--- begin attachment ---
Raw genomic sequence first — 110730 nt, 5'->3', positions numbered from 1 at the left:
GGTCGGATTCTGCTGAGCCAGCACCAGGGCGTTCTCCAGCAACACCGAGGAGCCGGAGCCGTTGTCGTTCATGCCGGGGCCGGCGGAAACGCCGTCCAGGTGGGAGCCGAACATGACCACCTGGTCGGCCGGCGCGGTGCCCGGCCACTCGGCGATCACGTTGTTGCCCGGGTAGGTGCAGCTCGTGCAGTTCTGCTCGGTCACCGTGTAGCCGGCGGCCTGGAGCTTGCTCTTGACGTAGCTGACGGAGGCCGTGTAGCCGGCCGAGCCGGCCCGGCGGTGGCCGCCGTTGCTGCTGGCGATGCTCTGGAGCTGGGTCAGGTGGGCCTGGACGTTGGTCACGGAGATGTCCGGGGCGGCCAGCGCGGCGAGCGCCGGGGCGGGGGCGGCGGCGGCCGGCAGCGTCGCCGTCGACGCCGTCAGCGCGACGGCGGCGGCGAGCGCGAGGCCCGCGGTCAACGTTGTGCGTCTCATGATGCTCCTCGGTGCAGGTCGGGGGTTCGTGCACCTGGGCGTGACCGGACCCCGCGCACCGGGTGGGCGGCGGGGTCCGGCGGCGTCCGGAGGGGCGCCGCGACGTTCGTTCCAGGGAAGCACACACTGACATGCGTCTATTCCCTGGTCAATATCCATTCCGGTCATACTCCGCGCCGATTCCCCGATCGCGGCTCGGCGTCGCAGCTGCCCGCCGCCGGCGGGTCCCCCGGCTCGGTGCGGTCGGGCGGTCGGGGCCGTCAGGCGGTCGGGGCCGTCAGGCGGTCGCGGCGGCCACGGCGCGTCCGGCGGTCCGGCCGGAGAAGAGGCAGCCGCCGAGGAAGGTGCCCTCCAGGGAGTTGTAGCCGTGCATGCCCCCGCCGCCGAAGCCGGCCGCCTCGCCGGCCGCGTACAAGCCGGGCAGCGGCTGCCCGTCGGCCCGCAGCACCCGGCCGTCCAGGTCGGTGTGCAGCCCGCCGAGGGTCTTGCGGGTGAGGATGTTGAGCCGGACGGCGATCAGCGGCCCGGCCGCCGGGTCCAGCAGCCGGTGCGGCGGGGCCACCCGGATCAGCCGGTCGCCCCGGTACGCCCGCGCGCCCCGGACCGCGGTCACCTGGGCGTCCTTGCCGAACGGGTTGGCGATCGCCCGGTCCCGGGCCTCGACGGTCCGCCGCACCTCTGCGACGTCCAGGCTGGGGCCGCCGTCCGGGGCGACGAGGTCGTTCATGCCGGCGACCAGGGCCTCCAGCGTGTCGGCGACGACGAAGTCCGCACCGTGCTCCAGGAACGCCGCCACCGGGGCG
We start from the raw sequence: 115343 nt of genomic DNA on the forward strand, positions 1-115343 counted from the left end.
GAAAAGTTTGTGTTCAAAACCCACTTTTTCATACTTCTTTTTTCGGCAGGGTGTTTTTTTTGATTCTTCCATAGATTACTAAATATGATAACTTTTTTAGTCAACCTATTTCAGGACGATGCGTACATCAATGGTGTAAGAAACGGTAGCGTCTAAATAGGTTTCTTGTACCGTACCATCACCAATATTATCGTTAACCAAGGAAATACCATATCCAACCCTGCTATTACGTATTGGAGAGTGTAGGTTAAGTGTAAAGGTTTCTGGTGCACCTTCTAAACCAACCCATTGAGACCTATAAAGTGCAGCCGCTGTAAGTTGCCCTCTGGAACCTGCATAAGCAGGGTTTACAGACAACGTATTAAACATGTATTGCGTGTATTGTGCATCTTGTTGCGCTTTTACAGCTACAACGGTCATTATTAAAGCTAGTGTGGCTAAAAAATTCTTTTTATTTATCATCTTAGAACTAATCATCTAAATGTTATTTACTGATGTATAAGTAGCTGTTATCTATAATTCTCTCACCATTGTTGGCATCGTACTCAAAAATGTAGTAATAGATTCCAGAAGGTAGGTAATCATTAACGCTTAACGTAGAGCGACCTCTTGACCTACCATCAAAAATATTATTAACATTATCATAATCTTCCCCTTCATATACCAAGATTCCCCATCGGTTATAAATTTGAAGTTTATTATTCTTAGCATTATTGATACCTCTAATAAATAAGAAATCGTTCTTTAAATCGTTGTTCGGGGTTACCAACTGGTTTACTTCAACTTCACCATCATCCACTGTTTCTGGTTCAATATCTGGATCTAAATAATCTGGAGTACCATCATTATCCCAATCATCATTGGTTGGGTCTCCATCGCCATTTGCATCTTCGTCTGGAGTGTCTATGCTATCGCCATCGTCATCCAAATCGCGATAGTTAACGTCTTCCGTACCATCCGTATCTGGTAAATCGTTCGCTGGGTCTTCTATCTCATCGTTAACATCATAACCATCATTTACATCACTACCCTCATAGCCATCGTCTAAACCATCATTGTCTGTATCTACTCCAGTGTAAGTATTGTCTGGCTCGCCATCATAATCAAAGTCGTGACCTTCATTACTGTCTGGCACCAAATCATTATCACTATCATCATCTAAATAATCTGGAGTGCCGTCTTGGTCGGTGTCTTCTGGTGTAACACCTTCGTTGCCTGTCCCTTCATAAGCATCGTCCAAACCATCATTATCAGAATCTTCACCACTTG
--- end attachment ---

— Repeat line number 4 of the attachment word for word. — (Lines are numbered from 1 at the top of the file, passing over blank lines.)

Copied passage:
GAAAAGTTTGTGTTCAAAACCCACTTTTTCATACTTCTTTTTTCGGCAGGGTGTTTTTTTTGATTCTTCCATAGATTACTAAATATGATAACTTTTTTAGTCAACCTATTTCAGGACGATGCGTACATCAATGGTGTAAGAAACGGTAGCGTCTAAATAGGTTTCTTGTACCGTACCATCACCAATATTATCGTTAACCAAGGAAATACCATATCCAACCCTGCTATTACGTATTGGAGAGTGTAGGTTAAGTGTAAAGGTTTCTGGTGCACCTTCTAAACCAACCCATTGAGACCTATAAAGTGCAGCCGCTGTAAGTTGCCCTCTGGAACCTGCATAAGCAGGGTTTACAGACAACGTATTAAACATGTATTGCGTGTATTGTGCATCTTGTTGCGCTTTTACAGCTACAACGGTCATTATTAAAGCTAGTGTGGCTAAAAAATTCTTTTTATTTATCATCTTAGAACTAATCATCTAAATGTTATTTACTGATGTATAAGTAGCTGTTATCTATAATTCTCTCACCATTGTTGGCATCGTACTCAAAAATGTAGTAATAGATTCCAGAAGGTAGGTAATCATTAACGCTTAACGTAGAGCGACCTCTTGACCTACCATCAAAAATATTATTAACATTATCATAATCTTCCCCTTCATATACCAAGATTCCCCATCGGTTATAAATTTGAAGTTTATTATTCTTAGCATTATTGATACCTCTAATAAATAAGAAATCGTTCTTTAAATCGTTGTTCGGGGTTACCAACTGGTTTACTTCAACTTCACCATCATCCACTGTTTCTGGTTCAATATCTGGATCTAAATAATCTGGAGTACCATCATTATCCCAATCATCATTGGTTGGGTCTCCATCGCCATTTGCATCTTCGTCTGGAGTGTCTATGCTATCGCCATCGTCATCCAAATCGCGATAGTTAACGTCTTCCGTACCATCCGTATCTGGTAAATCGTTCGCTGGGTCTTCTATCTCATCGTTAACATCATAACCATCATTTACATCACTACCCTCATAGCCATCGTCTAAACCATCATTGTCTGTATCTACTCCAGTGTAAGTATTGTCTGGCTCGCCATCATAATCAAAGTCGTGACCTTCATTACTGTCTGGCACCAAATCATTATCACTATCATCATCTAAATAATCTGGAGTGCCGTCTTGGTCGGTGTCTTCTGGTGTAACACCTTCGTTGCCTGTCCCTTCATAAGCATCGTCCAAACCATCATTATCAGAATCTTCACCACTTG